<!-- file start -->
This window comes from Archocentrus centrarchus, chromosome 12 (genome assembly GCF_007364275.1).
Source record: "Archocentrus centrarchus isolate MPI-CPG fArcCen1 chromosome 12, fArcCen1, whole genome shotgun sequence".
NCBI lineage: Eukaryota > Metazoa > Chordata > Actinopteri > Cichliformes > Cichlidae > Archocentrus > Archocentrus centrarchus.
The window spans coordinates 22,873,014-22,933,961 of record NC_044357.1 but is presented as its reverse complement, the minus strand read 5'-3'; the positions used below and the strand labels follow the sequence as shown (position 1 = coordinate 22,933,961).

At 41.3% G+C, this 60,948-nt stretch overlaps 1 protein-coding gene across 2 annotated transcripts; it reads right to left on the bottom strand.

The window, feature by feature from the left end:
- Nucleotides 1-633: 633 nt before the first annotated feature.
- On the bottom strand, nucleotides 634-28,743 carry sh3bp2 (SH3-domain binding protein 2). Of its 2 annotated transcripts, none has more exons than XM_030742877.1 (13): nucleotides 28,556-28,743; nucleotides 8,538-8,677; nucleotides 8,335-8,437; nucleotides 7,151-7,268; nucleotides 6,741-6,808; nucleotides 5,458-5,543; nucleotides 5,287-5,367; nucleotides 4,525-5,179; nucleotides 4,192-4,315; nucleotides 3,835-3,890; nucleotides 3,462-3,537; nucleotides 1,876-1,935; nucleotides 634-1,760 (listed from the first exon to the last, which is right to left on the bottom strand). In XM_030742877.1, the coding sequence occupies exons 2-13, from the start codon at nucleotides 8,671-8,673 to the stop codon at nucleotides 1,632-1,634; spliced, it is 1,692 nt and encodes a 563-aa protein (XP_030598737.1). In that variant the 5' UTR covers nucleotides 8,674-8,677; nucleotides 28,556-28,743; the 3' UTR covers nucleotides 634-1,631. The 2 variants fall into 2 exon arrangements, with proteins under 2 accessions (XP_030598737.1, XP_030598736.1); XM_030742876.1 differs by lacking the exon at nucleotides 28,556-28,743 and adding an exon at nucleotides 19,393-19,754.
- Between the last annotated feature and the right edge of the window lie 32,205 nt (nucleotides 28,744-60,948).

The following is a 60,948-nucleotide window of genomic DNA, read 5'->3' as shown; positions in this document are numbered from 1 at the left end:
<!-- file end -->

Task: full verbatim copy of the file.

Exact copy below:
This window comes from Archocentrus centrarchus, chromosome 12 (genome assembly GCF_007364275.1).
Source record: "Archocentrus centrarchus isolate MPI-CPG fArcCen1 chromosome 12, fArcCen1, whole genome shotgun sequence".
NCBI lineage: Eukaryota > Metazoa > Chordata > Actinopteri > Cichliformes > Cichlidae > Archocentrus > Archocentrus centrarchus.
The window spans coordinates 22,873,014-22,933,961 of record NC_044357.1 but is presented as its reverse complement, the minus strand read 5'-3'; the positions used below and the strand labels follow the sequence as shown (position 1 = coordinate 22,933,961).

At 41.3% G+C, this 60,948-nt stretch overlaps 1 protein-coding gene across 2 annotated transcripts; it reads right to left on the bottom strand.

The window, feature by feature from the left end:
- Nucleotides 1-633: 633 nt before the first annotated feature.
- On the bottom strand, nucleotides 634-28,743 carry sh3bp2 (SH3-domain binding protein 2). Of its 2 annotated transcripts, none has more exons than XM_030742877.1 (13): nucleotides 28,556-28,743; nucleotides 8,538-8,677; nucleotides 8,335-8,437; nucleotides 7,151-7,268; nucleotides 6,741-6,808; nucleotides 5,458-5,543; nucleotides 5,287-5,367; nucleotides 4,525-5,179; nucleotides 4,192-4,315; nucleotides 3,835-3,890; nucleotides 3,462-3,537; nucleotides 1,876-1,935; nucleotides 634-1,760 (listed from the first exon to the last, which is right to left on the bottom strand). In XM_030742877.1, the coding sequence occupies exons 2-13, from the start codon at nucleotides 8,671-8,673 to the stop codon at nucleotides 1,632-1,634; spliced, it is 1,692 nt and encodes a 563-aa protein (XP_030598737.1). In that variant the 5' UTR covers nucleotides 8,674-8,677; nucleotides 28,556-28,743; the 3' UTR covers nucleotides 634-1,631. The 2 variants fall into 2 exon arrangements, with proteins under 2 accessions (XP_030598737.1, XP_030598736.1); XM_030742876.1 differs by lacking the exon at nucleotides 28,556-28,743 and adding an exon at nucleotides 19,393-19,754.
- Between the last annotated feature and the right edge of the window lie 32,205 nt (nucleotides 28,744-60,948).

The following is a 60,948-nucleotide window of genomic DNA, read 5'->3' as shown; positions in this document are numbered from 1 at the left end: